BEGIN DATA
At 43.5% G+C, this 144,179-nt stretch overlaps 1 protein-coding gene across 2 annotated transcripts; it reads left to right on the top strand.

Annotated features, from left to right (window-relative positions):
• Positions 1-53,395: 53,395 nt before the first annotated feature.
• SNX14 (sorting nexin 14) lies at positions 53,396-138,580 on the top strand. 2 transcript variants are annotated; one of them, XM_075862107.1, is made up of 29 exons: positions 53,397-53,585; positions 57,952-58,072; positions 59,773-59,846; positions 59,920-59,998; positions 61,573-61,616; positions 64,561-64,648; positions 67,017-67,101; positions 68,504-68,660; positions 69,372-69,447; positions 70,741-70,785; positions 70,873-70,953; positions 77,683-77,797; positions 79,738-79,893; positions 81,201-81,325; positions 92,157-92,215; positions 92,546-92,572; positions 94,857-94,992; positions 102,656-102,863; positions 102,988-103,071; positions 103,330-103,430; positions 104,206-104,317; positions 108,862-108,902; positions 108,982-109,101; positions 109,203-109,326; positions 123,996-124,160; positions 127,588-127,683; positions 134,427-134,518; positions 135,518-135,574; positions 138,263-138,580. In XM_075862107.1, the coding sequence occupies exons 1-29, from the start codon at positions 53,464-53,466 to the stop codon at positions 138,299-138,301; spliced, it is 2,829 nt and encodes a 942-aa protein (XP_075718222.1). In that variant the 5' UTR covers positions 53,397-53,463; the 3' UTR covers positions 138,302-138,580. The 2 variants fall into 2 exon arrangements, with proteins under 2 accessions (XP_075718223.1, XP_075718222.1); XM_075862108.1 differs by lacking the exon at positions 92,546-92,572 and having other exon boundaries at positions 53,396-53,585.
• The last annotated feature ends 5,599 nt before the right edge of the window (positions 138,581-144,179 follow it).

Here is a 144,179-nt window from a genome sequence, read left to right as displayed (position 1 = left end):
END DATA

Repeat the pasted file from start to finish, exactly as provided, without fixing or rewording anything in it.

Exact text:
At 43.5% G+C, this 144,179-nt stretch overlaps 1 protein-coding gene across 2 annotated transcripts; it reads left to right on the top strand.

Annotated features, from left to right (window-relative positions):
• Positions 1-53,395: 53,395 nt before the first annotated feature.
• SNX14 (sorting nexin 14) lies at positions 53,396-138,580 on the top strand. 2 transcript variants are annotated; one of them, XM_075862107.1, is made up of 29 exons: positions 53,397-53,585; positions 57,952-58,072; positions 59,773-59,846; positions 59,920-59,998; positions 61,573-61,616; positions 64,561-64,648; positions 67,017-67,101; positions 68,504-68,660; positions 69,372-69,447; positions 70,741-70,785; positions 70,873-70,953; positions 77,683-77,797; positions 79,738-79,893; positions 81,201-81,325; positions 92,157-92,215; positions 92,546-92,572; positions 94,857-94,992; positions 102,656-102,863; positions 102,988-103,071; positions 103,330-103,430; positions 104,206-104,317; positions 108,862-108,902; positions 108,982-109,101; positions 109,203-109,326; positions 123,996-124,160; positions 127,588-127,683; positions 134,427-134,518; positions 135,518-135,574; positions 138,263-138,580. In XM_075862107.1, the coding sequence occupies exons 1-29, from the start codon at positions 53,464-53,466 to the stop codon at positions 138,299-138,301; spliced, it is 2,829 nt and encodes a 942-aa protein (XP_075718222.1). In that variant the 5' UTR covers positions 53,397-53,463; the 3' UTR covers positions 138,302-138,580. The 2 variants fall into 2 exon arrangements, with proteins under 2 accessions (XP_075718223.1, XP_075718222.1); XM_075862108.1 differs by lacking the exon at positions 92,546-92,572 and having other exon boundaries at positions 53,396-53,585.
• The last annotated feature ends 5,599 nt before the right edge of the window (positions 138,581-144,179 follow it).

Here is a 144,179-nt window from a genome sequence, read left to right as displayed (position 1 = left end):